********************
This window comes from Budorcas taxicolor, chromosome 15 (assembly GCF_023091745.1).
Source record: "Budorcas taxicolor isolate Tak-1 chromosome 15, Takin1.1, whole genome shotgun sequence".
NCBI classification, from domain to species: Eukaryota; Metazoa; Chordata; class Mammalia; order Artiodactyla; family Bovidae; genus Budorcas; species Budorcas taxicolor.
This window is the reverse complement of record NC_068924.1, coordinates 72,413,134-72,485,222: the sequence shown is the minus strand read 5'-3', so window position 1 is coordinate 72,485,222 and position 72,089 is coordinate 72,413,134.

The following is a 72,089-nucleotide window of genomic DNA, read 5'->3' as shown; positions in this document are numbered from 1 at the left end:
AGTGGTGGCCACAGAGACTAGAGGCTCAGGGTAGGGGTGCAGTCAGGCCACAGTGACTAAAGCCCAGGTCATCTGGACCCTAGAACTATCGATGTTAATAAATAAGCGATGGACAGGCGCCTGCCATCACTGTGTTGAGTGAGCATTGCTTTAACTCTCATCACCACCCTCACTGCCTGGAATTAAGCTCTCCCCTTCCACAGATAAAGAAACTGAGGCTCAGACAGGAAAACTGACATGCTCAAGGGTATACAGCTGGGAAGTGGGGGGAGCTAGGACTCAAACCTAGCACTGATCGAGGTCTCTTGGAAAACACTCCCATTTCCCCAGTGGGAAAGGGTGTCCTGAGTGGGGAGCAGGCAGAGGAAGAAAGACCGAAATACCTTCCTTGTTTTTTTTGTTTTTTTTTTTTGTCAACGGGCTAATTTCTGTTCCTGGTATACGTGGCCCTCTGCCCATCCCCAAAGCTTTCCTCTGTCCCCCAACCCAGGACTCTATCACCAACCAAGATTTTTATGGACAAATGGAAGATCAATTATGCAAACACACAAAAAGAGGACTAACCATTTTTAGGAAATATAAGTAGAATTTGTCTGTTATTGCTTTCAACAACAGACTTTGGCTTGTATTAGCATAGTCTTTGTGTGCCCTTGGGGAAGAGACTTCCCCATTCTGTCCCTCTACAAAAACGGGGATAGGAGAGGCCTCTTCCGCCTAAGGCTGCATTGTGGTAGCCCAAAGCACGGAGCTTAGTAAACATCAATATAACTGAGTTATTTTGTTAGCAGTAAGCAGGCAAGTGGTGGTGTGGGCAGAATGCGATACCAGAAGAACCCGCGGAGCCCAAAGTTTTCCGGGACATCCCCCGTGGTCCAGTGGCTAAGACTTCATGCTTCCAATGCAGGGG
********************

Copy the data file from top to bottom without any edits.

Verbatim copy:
This window comes from Budorcas taxicolor, chromosome 15 (assembly GCF_023091745.1).
Source record: "Budorcas taxicolor isolate Tak-1 chromosome 15, Takin1.1, whole genome shotgun sequence".
NCBI classification, from domain to species: Eukaryota; Metazoa; Chordata; class Mammalia; order Artiodactyla; family Bovidae; genus Budorcas; species Budorcas taxicolor.
This window is the reverse complement of record NC_068924.1, coordinates 72,413,134-72,485,222: the sequence shown is the minus strand read 5'-3', so window position 1 is coordinate 72,485,222 and position 72,089 is coordinate 72,413,134.

The following is a 72,089-nucleotide window of genomic DNA, read 5'->3' as shown; positions in this document are numbered from 1 at the left end:
AGTGGTGGCCACAGAGACTAGAGGCTCAGGGTAGGGGTGCAGTCAGGCCACAGTGACTAAAGCCCAGGTCATCTGGACCCTAGAACTATCGATGTTAATAAATAAGCGATGGACAGGCGCCTGCCATCACTGTGTTGAGTGAGCATTGCTTTAACTCTCATCACCACCCTCACTGCCTGGAATTAAGCTCTCCCCTTCCACAGATAAAGAAACTGAGGCTCAGACAGGAAAACTGACATGCTCAAGGGTATACAGCTGGGAAGTGGGGGGAGCTAGGACTCAAACCTAGCACTGATCGAGGTCTCTTGGAAAACACTCCCATTTCCCCAGTGGGAAAGGGTGTCCTGAGTGGGGAGCAGGCAGAGGAAGAAAGACCGAAATACCTTCCTTGTTTTTTTTGTTTTTTTTTTTTGTCAACGGGCTAATTTCTGTTCCTGGTATACGTGGCCCTCTGCCCATCCCCAAAGCTTTCCTCTGTCCCCCAACCCAGGACTCTATCACCAACCAAGATTTTTATGGACAAATGGAAGATCAATTATGCAAACACACAAAAAGAGGACTAACCATTTTTAGGAAATATAAGTAGAATTTGTCTGTTATTGCTTTCAACAACAGACTTTGGCTTGTATTAGCATAGTCTTTGTGTGCCCTTGGGGAAGAGACTTCCCCATTCTGTCCCTCTACAAAAACGGGGATAGGAGAGGCCTCTTCCGCCTAAGGCTGCATTGTGGTAGCCCAAAGCACGGAGCTTAGTAAACATCAATATAACTGAGTTATTTTGTTAGCAGTAAGCAGGCAAGTGGTGGTGTGGGCAGAATGCGATACCAGAAGAACCCGCGGAGCCCAAAGTTTTCCGGGACATCCCCCGTGGTCCAGTGGCTAAGACTTCATGCTTCCAATGCAGGGG